But the bigger throwback was the recording style. In the fifties and sixties, most “Rhythm and Blues” and early Rock and Roll had been recorded by gathering the band around a few microphones connected to a tape deck, and playing until they got a cut they liked. Listen to “Louie Louie” by the Kingsmen; it was recorded on a single microphone, with the band gathered around; one of the reasons the vocals in the song are so famously inscrutable is that the singer was literally yelling over the band to be heard. It was only a little more crude than the usual style of recording at the time.
In the mid-sixties, the Beatles led the rush to multi-track recording; Sergeant Pepper had been recorded using linked four-track tape decks, allowing musicians and engineers to layer many parts on top of each other. By the late sixties and early seventies, eight-track decks at Motown allowed musicians to record, overdub remix, and partially-re-record tracks; recording engineering became an art form unto itself, and that only accelerated as 16, 24, 48 and 64 track studios became the technical lingua franca of the music industry. By the mid-seventies, the Rolling Stones were able to recordExile on Main Street with Charlie Watts and Bill Wyman laying down tracks in the Caribbean, ship ‘em to Keith Richard and Ron Wood for guitar tracks in London, and thence to Mick Jagger in New York for vocals.
For Men Without Women, Van Zandt – who’d just left the E Street Band to try to establish a solo career – took a huge step back, stylistically and technologically. Recording the old-fashioned way – capturing a live performance – was risky. It depended on capturing a really, really good live performance. For the MWOW sessions, Van Zandt gathered the whole band around a couple of microphones (after a few rehearsals), and had them play the songs straight through; most of the cuts on Men Without Women were done in one or two takes. Van Zandt overdubbed a few guitar and wind tracks later – but it was a very sparing production job. Most of what you hear was exactly as it came out on the floor of the studio.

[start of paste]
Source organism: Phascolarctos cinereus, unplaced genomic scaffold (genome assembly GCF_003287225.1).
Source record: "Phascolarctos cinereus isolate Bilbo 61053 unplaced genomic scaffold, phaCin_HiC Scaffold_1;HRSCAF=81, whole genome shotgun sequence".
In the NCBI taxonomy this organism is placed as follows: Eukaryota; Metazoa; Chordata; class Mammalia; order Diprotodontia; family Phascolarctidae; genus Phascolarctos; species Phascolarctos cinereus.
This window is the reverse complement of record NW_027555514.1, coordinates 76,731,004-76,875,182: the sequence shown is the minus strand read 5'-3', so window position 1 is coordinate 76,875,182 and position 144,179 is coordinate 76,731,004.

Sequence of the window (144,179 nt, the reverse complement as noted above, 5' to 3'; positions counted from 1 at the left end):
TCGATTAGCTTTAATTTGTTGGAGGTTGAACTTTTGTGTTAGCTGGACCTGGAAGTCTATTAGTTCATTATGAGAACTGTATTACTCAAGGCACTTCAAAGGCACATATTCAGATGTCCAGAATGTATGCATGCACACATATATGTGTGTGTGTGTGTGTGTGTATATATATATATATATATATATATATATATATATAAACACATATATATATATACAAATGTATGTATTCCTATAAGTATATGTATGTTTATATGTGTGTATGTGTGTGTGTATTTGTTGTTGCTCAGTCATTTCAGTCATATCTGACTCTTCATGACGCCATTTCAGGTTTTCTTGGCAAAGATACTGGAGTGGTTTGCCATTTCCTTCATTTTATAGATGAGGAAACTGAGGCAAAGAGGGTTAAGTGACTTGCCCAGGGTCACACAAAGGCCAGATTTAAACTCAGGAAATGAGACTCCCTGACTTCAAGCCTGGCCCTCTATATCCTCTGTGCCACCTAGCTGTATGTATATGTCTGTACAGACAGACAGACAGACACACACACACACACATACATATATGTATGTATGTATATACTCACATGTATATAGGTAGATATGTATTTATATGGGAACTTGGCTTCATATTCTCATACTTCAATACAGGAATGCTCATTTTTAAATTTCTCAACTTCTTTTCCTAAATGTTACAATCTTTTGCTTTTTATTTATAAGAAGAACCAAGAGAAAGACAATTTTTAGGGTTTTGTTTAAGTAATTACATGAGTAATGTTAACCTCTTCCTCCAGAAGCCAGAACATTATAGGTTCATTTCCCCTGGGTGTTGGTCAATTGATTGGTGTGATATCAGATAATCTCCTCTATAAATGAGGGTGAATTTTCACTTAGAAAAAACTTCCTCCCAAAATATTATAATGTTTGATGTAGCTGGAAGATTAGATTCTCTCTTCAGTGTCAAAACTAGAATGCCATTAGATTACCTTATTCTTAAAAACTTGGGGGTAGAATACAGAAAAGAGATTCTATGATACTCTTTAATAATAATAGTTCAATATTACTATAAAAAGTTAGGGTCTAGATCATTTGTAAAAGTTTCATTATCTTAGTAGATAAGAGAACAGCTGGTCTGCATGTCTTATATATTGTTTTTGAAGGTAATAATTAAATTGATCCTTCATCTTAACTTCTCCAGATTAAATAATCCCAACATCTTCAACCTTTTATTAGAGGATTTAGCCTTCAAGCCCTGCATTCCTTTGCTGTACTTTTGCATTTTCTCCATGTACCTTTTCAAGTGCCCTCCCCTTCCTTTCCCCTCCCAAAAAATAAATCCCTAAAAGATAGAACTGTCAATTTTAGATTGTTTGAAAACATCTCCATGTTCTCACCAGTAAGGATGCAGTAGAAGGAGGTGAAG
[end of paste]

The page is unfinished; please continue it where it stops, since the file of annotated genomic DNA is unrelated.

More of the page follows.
And it worked. It was huge, raw, sloppy in places, and just a glorious collection of music.
One of the reasons? What a band.
The Disciples featured a group of musicians that were household names among obscurantists and music wonks. The horn section was borrowed from Southside Johnny and the Asbury Jukes – and is best known today for having been, mostly, the horn section from the Max Weinberg Seven, of the old Conan O’Brien show. Bassist Jean Bouvoir, a black guy in a striking white mohawk, had just left the seminal shock-punk band The Plasmatics. Drummer Dino Danelli was most famous as the drummer for The Young Rascals, a sixties-era “white soul” band; organ player Felix Cavaliere was also a former Rascal (and was only involved in the recording sessions, not the touring Disciples). A few other players – percussionist Monte Ellison, and cameos from the Gary “U.S.” Bonds and the E Street Band’s Clarence Clemons, Roy Bittan, Max Weinberg and Danny Federici on a few cuts – rounded out the lineup for the big, beefy, breakneck recording sessions.
The result? Men Without Women was compared to the Rolling Stones’ Exile on Mainstreet – both were raw, horn-driven, R&B drenched sets. But while the Stones album exuded cynical dissipation, and sounded like a hangover set to a rave-up (and before you jump all over me – it’s my favorite Stones album), MWOW was eagerly earnest, with a big, sincere heart right out on its leather sleeve.
Videos below the jump.
In the world of Rock and Roll, in the words of Neil Young, “it’s better to burn out than fade away”.
In the world of Bruce Springsteen’s music, when characters screw up, they flame out big-time – and usually take other people down with ‘em.
In “Johnny 99″, from Nebraska, the protagonist – “Ralph” – gets laid off from a job at a car plant. He gets “too drunk from mixing Tangueray and Wine” – itself a major botch – and shoots a night clerk. It instantly changes his life; he goes from being a regular guy to a lifer overnight. His life is completely screwed, he declares as he’s sentenced.
Now judge I had debts no honest man could pay
The bank was holdin’ my mortgage and they were gonna take my house away
Now I ain’t sayin’ that makes me an innocent man
But it was more `n all this that put that gun in my hand
Well your honor I do believe I’d be better off dead
So if you can take a man’s life for the thoughts that’s in his head
Then sit back in that chair and think it over judge one more time
And let `em shave off my hair and put me on that killin’ line
Clearly, the character of Ralph/Johnny didn’t preconsider his actions according to the long-term consequences one might expect from them – but then if Mr. 99 had merely thrown up and gone to bed, the song would be a pretty mundane commentary on the human condition. People do act in ways that ignore their actions’ long-term consequences, in ways big and small, all the time.